Wednesday, October 21, 2015

Trick 'r Treat

No, this isn't the 1980s movie featuring Gene Simmons and Ozzy Osbourne (playing a televangelist of all things). Trick 'r Treat (2007) is an anthology horror movie in the tradition of Creepshow and Tales from the Crypt from writer/director Michael Dougherty, best known as the screenwriter for the likes of X-Men 2 and Superman Returns. Unlike other anthologies in the genre I can think of, Trick 'r Treat, while presenting several short stories, has them overlap. Characters in one segment appear in others, and the timeline jumps around. In a way, Trick 'r Treat is the Pulp Fiction of the horror genre, both because of its style and because it feels made by and for fans.

The stories of Trick 'r Treat are as follows. A husband and wife return home from a Halloween party, and the wife is not as enthused about the holiday as her husband is. Next, a principal spots a neighborhood kid stealing candy. In the third tale, five kids encounter the legend of the School Bus Massacre. We then follow a virginal young woman on her way to a party as she is stalked by a killer. In the last story, a curmudgeon finds himself under siege in his home by a masked imp.

Trick 'r Treat is built on subverting expectations. It's filled with a lot of unexpected twists and turns, surprises, dramatic ironies, and poetic justice. As in the tradition of many anthologies, these stories are about just desserts, the wicked committing a crime and the supernatural stepping in to right the scales of justice. When bad things happen to bad people, there's a deliciousness because they deserved it.

The movie also is very much about Halloween, what it means in today's society and its origins. We get the usual trick or treating, the parties, the candy, the Jack O'Lanterns, the costumes, and even a shout out to Charlie Brown. The movie goes beyond that, emphasizing the importance of the Halloween rituals and the consequences that come from not obeying them. The traditions which are supposed to protect humanity from the dead and evil spirits have become events of fun and careless cheer. Trick 'r Treat gets its menace by suggesting these threats, though long forgotten, have not vanished. "Tonight is about respecting the dead because this is the one night that the dead and all sorts of other things roam free - and pay us a visit," we're told.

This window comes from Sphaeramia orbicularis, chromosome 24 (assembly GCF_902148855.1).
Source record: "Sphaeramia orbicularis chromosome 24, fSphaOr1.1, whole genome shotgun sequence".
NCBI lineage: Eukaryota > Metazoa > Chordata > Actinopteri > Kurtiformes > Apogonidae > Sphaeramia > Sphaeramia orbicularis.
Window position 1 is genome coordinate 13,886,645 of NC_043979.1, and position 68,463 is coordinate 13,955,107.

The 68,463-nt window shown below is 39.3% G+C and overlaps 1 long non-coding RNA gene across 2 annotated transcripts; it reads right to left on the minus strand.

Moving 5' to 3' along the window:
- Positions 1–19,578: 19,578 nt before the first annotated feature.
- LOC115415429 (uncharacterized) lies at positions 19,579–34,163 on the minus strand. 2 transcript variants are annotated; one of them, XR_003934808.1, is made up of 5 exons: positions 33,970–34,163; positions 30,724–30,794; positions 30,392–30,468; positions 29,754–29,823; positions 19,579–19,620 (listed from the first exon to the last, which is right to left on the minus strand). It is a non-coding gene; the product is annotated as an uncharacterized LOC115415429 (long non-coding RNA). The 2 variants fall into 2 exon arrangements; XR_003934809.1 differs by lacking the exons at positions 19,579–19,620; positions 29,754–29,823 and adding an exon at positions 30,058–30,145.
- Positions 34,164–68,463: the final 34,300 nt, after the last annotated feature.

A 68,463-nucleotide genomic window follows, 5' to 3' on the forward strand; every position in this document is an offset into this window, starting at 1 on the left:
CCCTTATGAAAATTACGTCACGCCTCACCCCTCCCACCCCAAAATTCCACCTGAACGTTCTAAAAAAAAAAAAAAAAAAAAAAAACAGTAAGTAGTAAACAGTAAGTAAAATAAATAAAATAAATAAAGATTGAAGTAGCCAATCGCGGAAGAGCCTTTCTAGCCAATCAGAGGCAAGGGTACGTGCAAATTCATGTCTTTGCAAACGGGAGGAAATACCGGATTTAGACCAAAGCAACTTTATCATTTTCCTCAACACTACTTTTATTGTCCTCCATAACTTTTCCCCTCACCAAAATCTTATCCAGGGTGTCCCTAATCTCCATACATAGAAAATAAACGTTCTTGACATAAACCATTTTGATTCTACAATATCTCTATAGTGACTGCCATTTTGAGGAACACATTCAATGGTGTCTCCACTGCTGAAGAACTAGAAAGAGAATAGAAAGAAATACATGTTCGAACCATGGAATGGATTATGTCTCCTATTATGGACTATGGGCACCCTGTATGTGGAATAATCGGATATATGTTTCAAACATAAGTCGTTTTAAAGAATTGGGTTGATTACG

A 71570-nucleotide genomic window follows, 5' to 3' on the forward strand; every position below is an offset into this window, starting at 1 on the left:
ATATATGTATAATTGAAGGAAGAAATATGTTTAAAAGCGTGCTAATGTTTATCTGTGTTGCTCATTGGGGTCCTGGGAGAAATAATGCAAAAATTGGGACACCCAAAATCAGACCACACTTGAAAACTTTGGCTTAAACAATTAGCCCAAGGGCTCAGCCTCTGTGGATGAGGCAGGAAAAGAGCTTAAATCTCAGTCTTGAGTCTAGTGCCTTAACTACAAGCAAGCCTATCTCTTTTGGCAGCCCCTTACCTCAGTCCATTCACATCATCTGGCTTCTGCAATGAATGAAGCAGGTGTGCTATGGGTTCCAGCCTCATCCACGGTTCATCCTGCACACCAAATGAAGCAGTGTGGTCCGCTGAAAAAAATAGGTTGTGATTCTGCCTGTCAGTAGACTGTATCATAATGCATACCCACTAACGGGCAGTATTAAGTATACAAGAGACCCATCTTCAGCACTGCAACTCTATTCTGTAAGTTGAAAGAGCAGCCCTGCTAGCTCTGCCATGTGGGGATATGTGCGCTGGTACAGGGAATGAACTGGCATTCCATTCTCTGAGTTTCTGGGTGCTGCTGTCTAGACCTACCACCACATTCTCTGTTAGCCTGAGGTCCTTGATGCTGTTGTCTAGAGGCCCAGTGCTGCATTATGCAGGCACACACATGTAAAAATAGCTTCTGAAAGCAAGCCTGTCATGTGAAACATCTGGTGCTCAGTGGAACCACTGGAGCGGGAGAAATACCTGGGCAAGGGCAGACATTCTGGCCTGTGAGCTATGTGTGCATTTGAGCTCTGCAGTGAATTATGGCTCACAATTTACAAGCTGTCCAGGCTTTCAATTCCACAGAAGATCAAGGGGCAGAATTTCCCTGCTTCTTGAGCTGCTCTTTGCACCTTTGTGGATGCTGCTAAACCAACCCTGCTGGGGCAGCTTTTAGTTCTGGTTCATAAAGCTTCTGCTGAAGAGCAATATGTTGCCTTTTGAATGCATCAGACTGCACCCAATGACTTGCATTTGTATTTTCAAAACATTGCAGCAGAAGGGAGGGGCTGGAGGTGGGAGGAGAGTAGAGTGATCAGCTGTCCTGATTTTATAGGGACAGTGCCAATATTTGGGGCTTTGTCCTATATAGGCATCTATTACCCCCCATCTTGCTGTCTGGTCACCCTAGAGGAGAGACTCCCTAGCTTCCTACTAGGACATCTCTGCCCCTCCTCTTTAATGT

We're first reminded of this when one kid fails to adhere to that timeless advice: always check your candy. And needless to say, when someone shows up at your door in a costume, it's best to give them a treat. The movie has a variety of the creatures and creeps, including ghosts, ghouls, zombies, slashers, and a few surprises I won't reveal, so the movie never gets in a rut rehashing the same type of threat. One consistent link throughout all the stories and whom all the characters have an encounter with is Sam, a masked, child-sized figure who has a few secrets of his own.

Trick 'r Treat is aided by a strong cast clearly having fun. Dylan Baker is the crazed principal, Anna Paquin the young virgin, and Brian Cox the town grump, and they're all great. Even the kids turn in solid, believable performances. The movie strikes a fun balance between terror and humor, and the actors do their part.

The movie also has the joy to bookend with comic panels, a la Creepshow.  Dougherty brings energy and style to his direction, giving us some wonderfully composed and spooky imagery. I especially liked the glowing Jack O'Lanterns in the mist being extinguished in the quarry, and there's a wonderfully creepy werewolf transformation in which they unzip their skin like costumes (that sounds goofy, but trust me, it works). So much of the joy of the movie is how it sets up surprises, and the viewer is still surprised when the payoffs arrive. If you're looking for a Halloween movie, this is as good as you're going to get.

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